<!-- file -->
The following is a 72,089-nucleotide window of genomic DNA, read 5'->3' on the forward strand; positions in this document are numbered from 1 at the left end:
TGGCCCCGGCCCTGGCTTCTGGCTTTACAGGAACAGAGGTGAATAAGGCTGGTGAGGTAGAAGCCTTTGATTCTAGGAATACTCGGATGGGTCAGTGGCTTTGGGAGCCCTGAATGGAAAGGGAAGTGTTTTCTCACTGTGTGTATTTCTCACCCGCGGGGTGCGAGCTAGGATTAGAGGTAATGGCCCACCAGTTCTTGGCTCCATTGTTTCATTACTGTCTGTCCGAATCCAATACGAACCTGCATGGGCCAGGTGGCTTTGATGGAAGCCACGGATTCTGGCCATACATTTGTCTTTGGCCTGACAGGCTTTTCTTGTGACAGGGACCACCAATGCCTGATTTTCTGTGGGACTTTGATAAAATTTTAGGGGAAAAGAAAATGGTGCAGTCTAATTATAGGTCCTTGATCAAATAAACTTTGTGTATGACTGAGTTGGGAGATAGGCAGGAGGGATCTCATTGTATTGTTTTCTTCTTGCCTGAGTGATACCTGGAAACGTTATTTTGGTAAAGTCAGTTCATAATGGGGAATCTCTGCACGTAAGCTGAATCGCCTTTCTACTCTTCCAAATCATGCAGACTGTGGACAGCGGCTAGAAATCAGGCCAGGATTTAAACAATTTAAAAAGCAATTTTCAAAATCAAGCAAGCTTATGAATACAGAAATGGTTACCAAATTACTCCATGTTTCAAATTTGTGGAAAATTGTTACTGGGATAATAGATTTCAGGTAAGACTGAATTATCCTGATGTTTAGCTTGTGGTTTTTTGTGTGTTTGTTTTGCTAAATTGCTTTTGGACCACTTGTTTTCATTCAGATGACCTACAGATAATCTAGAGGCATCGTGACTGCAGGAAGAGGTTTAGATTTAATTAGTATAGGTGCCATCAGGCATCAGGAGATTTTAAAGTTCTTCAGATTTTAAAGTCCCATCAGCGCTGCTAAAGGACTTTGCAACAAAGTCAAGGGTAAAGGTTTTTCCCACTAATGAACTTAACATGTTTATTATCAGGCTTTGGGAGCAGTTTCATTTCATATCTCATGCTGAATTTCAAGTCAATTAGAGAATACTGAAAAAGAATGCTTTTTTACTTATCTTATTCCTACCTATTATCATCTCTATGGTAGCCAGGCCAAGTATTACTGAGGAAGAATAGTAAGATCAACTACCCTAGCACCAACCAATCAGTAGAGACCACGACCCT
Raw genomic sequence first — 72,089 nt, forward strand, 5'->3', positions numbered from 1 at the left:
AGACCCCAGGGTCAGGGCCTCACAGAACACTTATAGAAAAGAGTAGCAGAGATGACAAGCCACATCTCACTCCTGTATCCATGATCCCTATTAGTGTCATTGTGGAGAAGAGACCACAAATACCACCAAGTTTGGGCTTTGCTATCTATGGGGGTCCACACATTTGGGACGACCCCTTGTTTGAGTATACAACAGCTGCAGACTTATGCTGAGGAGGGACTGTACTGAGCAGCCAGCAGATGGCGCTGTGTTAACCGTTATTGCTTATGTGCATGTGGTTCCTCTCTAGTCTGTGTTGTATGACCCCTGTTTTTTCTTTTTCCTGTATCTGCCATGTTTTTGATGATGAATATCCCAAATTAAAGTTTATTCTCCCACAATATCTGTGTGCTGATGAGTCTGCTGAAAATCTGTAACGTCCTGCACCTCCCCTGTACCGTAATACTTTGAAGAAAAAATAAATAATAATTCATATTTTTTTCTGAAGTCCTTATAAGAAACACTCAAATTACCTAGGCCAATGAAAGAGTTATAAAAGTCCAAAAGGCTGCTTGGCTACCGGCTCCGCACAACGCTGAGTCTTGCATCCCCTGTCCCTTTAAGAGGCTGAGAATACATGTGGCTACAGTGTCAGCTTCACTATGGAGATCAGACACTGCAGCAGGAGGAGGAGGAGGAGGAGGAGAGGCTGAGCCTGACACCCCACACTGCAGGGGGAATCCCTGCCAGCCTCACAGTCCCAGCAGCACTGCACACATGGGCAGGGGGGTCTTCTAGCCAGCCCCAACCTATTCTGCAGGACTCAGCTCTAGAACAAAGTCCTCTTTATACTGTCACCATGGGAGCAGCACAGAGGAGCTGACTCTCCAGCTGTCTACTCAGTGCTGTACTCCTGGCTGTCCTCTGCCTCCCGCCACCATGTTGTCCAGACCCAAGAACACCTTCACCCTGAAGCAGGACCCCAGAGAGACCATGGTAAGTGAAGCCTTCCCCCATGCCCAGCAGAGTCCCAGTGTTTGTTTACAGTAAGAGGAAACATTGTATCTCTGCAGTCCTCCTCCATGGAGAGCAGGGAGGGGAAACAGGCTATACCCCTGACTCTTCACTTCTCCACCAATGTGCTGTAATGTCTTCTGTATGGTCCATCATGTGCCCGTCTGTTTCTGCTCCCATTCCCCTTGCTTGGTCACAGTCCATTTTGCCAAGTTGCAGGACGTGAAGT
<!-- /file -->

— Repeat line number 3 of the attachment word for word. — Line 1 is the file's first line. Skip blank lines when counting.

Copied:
Raw genomic sequence first — 72,089 nt, forward strand, 5'->3', positions numbered from 1 at the left: